The US government is considering bringing down the banhammer on Chinese social media apps, including the wildly popular TikTok platform. The announcement was made by Mike Pompeo, Secretary of State, during a recent interview with Fox News.
Pompeo’s statement comes at a time when lawmakers and some consumers in the US have expressed concerns over privacy with the Chinese-made app. Given its parent company’s supposedly close links with the Chinese government. More to the point, lawmakers are fearful that the government’s Chinese Communist Party could eventually force the company to hand over its accumulated data and other information. Should the need.
In the eyes of TikTok and ByteDance, the accusation appears to be nothing more than fearmongering; both app and parent company have insisted on numerous occasions that it has never cooperated with the Chinese government and has distanced itself from said party. In order to gain a wider appeal with the global market. What’s even more ironic is that the app isn’t available for download in China.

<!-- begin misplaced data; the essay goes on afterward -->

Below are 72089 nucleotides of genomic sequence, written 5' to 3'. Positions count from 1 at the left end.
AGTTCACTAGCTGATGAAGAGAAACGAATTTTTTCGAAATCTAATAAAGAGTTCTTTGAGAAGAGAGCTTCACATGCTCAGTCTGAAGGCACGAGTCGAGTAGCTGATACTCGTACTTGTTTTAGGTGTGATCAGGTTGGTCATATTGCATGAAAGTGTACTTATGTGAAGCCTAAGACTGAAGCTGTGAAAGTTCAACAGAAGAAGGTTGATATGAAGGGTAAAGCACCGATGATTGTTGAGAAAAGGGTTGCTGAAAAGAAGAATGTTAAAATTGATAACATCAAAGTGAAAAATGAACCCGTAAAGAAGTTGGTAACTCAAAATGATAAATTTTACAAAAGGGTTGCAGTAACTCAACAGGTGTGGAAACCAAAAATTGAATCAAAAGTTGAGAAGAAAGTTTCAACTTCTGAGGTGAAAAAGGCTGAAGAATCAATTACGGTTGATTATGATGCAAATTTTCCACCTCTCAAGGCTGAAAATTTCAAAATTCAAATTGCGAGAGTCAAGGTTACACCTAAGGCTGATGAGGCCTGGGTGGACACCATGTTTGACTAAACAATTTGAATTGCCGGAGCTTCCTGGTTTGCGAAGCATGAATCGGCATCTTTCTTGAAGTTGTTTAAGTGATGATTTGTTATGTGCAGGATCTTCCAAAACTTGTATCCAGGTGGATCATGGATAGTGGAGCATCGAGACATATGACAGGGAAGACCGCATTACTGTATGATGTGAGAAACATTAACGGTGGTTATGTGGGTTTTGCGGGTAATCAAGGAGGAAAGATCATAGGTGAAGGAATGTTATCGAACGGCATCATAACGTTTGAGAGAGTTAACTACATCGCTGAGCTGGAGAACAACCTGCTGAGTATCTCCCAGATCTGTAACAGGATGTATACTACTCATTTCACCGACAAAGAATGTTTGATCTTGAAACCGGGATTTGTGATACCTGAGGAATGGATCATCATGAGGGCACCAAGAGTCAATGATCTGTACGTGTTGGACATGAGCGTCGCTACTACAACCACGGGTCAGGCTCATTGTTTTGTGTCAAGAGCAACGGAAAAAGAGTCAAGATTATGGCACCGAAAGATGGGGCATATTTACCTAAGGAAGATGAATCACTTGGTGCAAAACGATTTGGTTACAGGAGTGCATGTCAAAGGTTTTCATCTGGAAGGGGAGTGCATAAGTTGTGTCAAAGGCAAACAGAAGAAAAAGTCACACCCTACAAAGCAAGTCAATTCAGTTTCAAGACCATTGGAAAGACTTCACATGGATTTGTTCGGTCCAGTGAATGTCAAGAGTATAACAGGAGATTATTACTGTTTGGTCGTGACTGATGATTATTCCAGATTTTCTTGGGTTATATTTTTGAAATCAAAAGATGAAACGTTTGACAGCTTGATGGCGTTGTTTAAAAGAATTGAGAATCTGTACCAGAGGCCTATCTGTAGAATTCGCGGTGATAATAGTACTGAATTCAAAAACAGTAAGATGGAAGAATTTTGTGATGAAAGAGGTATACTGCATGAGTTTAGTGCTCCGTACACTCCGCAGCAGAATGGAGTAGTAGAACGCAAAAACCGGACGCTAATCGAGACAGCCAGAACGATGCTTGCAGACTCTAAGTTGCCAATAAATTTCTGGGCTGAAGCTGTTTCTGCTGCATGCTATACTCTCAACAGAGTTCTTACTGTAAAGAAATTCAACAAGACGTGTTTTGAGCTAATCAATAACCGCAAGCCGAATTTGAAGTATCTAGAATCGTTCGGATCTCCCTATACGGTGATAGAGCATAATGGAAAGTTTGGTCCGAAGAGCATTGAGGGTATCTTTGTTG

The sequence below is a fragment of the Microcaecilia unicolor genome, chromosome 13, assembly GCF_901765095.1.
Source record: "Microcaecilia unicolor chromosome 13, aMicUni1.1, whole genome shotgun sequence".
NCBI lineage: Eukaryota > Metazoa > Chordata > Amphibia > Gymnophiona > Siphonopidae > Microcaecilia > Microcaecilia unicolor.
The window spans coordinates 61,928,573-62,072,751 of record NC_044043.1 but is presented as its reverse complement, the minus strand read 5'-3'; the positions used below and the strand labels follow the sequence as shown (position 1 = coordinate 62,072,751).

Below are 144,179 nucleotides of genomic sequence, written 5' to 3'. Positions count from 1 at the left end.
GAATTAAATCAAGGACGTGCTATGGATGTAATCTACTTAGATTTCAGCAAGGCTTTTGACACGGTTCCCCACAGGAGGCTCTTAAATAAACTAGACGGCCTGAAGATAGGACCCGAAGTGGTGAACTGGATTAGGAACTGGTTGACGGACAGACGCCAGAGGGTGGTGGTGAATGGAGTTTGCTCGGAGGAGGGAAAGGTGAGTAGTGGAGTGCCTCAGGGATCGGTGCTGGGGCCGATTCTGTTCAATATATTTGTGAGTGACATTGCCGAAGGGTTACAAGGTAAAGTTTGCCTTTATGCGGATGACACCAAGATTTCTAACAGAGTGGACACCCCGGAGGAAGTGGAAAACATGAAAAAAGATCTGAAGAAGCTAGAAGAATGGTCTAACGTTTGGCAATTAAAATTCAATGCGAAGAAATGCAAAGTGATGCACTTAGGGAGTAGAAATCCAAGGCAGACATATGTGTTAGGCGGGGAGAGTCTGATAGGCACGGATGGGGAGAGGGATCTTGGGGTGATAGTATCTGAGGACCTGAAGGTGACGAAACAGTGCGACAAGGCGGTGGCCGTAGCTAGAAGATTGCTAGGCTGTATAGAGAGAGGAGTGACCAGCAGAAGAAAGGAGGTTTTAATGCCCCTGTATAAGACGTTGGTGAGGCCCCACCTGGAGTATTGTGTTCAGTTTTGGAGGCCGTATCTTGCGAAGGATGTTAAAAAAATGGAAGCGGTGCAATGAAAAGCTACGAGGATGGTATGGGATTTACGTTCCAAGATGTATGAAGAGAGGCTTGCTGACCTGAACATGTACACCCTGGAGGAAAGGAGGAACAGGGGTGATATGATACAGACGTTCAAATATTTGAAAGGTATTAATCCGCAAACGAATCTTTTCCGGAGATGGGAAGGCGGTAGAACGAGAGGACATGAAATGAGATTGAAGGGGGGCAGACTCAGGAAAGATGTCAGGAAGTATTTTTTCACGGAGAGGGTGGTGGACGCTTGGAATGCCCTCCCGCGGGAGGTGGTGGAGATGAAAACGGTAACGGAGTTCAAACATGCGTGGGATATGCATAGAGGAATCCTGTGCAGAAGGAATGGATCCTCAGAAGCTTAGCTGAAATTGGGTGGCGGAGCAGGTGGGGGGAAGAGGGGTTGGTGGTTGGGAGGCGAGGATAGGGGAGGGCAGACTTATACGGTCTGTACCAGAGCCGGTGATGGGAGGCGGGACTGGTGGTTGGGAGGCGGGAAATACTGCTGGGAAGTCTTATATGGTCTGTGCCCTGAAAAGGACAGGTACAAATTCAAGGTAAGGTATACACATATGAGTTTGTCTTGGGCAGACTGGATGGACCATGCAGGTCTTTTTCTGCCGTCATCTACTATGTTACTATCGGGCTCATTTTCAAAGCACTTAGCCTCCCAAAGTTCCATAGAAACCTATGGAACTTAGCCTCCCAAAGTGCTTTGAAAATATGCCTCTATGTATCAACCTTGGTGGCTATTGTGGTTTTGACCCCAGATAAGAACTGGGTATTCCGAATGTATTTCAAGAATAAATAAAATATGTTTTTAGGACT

To that end, TikTok has also said that all data accumulated from its US audience are store on servers housed within the US, while backup servers to that system are housed within a facility in Singapore. As such, TikTok says that the Chinese government cannot gain access to said data, as Chinese law cannot be applied outside their borders.
Clearly, the US isn’t the first country to think of banning TikTok and other Chinese social media apps. Recently, India’s Ministry of Electronics and Information Technology banned the app, along with 59 other apps. The ban was undoubtedly a sharp blow to TikTok, seeing how India accounts for 30% of its two billion downloads.